Fam-trastuzumab deruxtecan-nxki (T-DXd) showed statistically significant improvement in progression-free survival vs trastuzumab emtansine (T-DM1) in second-line treatment for HER2-positive unresectable or metastatic breast cancer, according to results from the global phase III DESTINY-Breast03 trial, which was presented by Javier Cortés, MD, PhD, and colleagues at a Presidential Symposium during the European Society for Medical Oncology (ESMO) Congress 2021 (Abstract LBA1).
Treatment with T-DXd led to a highly significant 72% reduction in the risk of progression vs ado-trastuzumab emtansine (T-DM1) in patients who had received treatment with a taxane and trastuzumab (hazard ratio [HR] = 0.2840; P = 7.8 × 10−22), according to Dr. Cortés, Head of Breast Cancer and Gynecological Cancers at the Hospital Universitario Ramón y Cajal in Madrid, Spain.
The benefit was seen across subgroups and in other endpoints, and a trend has emerged as well in overall survival, though these data remain immature, he said.
Javier Cortés, MD, PhD
Shanu Modi, MD
“This is terrific news for patients…. In my opinion, based on these data, T-DXd should replace T-DM1 as the standard of care for patients who have previously received trastuzumab and a taxane,” Dr. Cortés said.
Invited discussant Shanu Modi, MD, of Memorial Sloan Kettering Cancer Center, agreed: “T-DXd is now my preferred antibody-drug conjugate in the second-line setting.”
Dr. Modi continued: “I think the progression-free survival curves from DESTINY-Breast03 are absolutely startling. I don’t believe I’ve seen a hazard ratio like this in HER2-positive breast cancer. The efficacy of T-DXd in this randomized trial is unprecedented, and secondary endpoints and subgroup analyses likewise favored T-DXd…. Most importantly, T-DXd delivered in this early-line setting was associated with less lung toxicity [than in DESTINY-Breast01], resetting the risk/benefit analysis in its favor.”
Fam-trastuzumab deruxtecan-nxki was approved by the U.S. Food and Drug Administration in December 2019 for the treatment of patients with unresectable or metastatic HER2-positive breast cancer who have received two or more prior anti–HER2-based regimens, based on results from the phase II DESTINY-Breast01 trial.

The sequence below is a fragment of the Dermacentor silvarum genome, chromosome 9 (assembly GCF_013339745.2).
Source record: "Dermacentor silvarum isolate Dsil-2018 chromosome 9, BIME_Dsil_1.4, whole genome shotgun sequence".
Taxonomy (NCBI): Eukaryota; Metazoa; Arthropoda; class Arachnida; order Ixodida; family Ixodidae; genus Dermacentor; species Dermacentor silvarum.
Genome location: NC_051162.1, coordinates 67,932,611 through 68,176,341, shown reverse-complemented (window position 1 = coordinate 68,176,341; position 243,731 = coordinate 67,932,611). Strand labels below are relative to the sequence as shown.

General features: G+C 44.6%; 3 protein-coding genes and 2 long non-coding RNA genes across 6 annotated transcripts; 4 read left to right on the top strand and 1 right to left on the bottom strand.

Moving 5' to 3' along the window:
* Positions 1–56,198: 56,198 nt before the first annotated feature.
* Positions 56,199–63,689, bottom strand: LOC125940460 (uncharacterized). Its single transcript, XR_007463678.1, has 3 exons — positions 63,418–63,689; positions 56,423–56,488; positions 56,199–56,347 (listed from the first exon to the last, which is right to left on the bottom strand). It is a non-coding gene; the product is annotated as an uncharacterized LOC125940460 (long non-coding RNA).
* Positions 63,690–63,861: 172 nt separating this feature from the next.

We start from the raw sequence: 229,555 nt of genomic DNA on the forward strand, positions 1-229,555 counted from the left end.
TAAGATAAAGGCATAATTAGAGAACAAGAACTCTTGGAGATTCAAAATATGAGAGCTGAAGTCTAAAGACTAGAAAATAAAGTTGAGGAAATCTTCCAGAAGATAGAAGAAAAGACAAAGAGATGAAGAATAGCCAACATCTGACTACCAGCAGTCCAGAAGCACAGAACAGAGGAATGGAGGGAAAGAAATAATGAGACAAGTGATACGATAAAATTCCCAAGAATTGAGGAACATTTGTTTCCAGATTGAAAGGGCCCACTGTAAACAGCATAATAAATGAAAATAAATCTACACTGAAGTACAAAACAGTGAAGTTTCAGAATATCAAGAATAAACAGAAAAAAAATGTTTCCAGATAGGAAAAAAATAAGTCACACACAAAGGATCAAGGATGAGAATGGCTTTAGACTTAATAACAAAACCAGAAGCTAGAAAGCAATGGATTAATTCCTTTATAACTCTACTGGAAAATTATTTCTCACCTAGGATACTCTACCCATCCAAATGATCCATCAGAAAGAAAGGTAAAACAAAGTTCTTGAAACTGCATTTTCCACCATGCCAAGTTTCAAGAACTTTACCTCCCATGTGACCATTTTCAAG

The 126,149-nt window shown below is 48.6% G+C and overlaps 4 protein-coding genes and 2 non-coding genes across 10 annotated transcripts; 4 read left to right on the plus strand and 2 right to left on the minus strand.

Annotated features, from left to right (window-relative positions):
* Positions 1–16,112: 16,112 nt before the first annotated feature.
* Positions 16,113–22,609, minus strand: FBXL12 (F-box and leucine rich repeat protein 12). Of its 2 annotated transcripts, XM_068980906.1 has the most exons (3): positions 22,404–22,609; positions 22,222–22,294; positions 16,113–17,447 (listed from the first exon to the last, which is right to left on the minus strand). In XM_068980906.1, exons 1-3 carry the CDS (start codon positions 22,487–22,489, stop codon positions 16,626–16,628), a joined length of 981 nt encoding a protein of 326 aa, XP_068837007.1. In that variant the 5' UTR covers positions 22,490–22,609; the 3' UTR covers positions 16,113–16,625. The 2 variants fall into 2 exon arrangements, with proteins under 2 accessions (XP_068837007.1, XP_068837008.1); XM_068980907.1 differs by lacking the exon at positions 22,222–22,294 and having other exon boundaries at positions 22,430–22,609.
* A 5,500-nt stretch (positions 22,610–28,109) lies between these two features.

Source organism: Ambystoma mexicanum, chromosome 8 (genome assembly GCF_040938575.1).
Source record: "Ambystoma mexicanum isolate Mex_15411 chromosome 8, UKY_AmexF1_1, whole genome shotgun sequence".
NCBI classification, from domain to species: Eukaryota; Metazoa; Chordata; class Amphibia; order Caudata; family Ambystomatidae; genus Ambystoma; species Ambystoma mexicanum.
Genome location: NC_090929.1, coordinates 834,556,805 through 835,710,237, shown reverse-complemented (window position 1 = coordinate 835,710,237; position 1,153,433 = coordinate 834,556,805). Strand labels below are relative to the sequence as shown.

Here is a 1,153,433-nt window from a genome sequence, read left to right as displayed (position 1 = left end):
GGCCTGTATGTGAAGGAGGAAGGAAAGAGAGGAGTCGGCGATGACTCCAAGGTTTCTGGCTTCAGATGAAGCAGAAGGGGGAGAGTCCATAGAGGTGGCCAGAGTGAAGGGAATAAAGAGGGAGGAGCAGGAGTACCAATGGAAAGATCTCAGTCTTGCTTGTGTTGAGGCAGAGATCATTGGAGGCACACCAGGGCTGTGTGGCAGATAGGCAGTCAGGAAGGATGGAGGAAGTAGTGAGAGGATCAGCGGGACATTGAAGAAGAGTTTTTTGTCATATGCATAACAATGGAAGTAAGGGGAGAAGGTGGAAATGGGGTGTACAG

The open-label randomized DESTINY-Breast03 trial is the first global phase III head-to-head trial of T-DXd against an active control in patients with HER2-positive metastatic breast cancer following initial treatment with trastuzumab and a taxane. The study randomly assigned 524 previously treated patients from North America, South America, Europe, Asia, and Oceania to receive T-DXd at 5.4 mg/kg or T-DM1 at 3.6 mg/kg every 3 weeks. The primary endpoint was progression-free survival measured by blinded independent central review.
Progression-Free Survival: Primary Endpoint Met
At a median follow-up of about 16 months, median progression-free survival by blinded independent central review was not reached with T-DXd and was 6.8 months with T-DM1 (hazard ratio [HR] = 0.2840; P = 7.8 × 10−22). By investigator review, median progression-free survival was 25.1 months with T-DXd and 7.2 months with T-DM1 (HR = 0.2649; P = 6.5 × 10−24).
The benefit was observed across all prespecified subgroups, including patients with brain metastases (HR = 0.3796).
Confirmed responses were observed in 79.1% of those receiving T-DXd and 34.2% receiving T-DM1 (P < .0001). The estimated 12-month overall survival rate was 94.1% vs 85.9% (HR = 0.56; P = .007172), which did not cross the prespecified boundary for significance, “likely due to immature follow-up, in my opinion,” said Dr Cortés.
Safety results were consistent with prior clinical trials. Treatment-emergent adverse event rates were similar, and no new safety signals emerged. Adjudicated drug-related interstitial lung disease occurred in 10.5% of those in the T-DXd arm, 9.7% being grade 1 or 2 and none being grade 4 or 5. Interstitial lung disease, all grade 1 or 2, was diagnosed in 1.9% of patients in the T-DM1 arm. Left-ventricular ejection decreases, all grade 1 or 2, were seen in 2.7% and 0.4%, respectively.
The interstitial lung disease profile was significantly less concerning than was seen in previous trials of T-DXd in more heavily pretreated patients, emphasized Dr. Cortés.
In concluding their report, the study authors wrote, “T-DXd demonstrated a highly statistically significant and clinically meaningful improvement in progression-free survival vs T-DM1 in patients previously treated with trastuzumab and taxane for HER2-positive metastatic breast cancer. These data confirm that T-DXd is tolerable with manageable toxicity and a significant improvement in interstitial lung disease profile vs studies performed in more heavily pretreated patients. This study will lead to a paradigm shift in the treatment of HER2-positive metastatic breast cancer.”
Disclosure: For full disclosures of the study authors, visit oncologypro.esmo.org.
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